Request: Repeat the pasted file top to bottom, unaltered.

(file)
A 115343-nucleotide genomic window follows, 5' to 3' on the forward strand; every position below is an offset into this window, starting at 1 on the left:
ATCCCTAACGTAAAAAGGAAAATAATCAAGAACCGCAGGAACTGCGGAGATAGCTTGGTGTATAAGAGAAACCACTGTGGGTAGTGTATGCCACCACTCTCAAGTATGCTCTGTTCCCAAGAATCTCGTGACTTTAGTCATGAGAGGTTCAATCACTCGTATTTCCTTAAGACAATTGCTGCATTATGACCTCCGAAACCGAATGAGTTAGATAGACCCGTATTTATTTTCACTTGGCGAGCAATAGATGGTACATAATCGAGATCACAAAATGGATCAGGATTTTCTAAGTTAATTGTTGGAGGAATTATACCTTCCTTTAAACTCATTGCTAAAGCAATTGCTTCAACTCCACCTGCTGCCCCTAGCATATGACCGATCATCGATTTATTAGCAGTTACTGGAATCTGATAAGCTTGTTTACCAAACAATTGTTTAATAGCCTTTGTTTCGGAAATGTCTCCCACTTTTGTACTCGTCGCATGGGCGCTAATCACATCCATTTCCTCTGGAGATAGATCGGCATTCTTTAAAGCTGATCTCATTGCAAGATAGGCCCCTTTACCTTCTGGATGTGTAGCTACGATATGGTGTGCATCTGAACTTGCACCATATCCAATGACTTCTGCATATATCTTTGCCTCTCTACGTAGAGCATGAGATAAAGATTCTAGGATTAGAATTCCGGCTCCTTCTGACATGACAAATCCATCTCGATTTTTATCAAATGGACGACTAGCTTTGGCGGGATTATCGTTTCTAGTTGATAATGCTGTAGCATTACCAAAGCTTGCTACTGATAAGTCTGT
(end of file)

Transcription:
A 115343-nucleotide genomic window follows, 5' to 3' on the forward strand; every position below is an offset into this window, starting at 1 on the left:
ATCCCTAACGTAAAAAGGAAAATAATCAAGAACCGCAGGAACTGCGGAGATAGCTTGGTGTATAAGAGAAACCACTGTGGGTAGTGTATGCCACCACTCTCAAGTATGCTCTGTTCCCAAGAATCTCGTGACTTTAGTCATGAGAGGTTCAATCACTCGTATTTCCTTAAGACAATTGCTGCATTATGACCTCCGAAACCGAATGAGTTAGATAGACCCGTATTTATTTTCACTTGGCGAGCAATAGATGGTACATAATCGAGATCACAAAATGGATCAGGATTTTCTAAGTTAATTGTTGGAGGAATTATACCTTCCTTTAAACTCATTGCTAAAGCAATTGCTTCAACTCCACCTGCTGCCCCTAGCATATGACCGATCATCGATTTATTAGCAGTTACTGGAATCTGATAAGCTTGTTTACCAAACAATTGTTTAATAGCCTTTGTTTCGGAAATGTCTCCCACTTTTGTACTCGTCGCATGGGCGCTAATCACATCCATTTCCTCTGGAGATAGATCGGCATTCTTTAAAGCTGATCTCATTGCAAGATAGGCCCCTTTACCTTCTGGATGTGTAGCTACGATATGGTGTGCATCTGAACTTGCACCATATCCAATGACTTCTGCATATATCTTTGCCTCTCTACGTAGAGCATGAGATAAAGATTCTAGGATTAGAATTCCGGCTCCTTCTGACATGACAAATCCATCTCGATTTTTATCAAATGGACGACTAGCTTTGGCGGGATTATCGTTTCTAGTTGATAATGCTGTAGCATTACCAAAGCTTGCTACTGATAAGTCTGT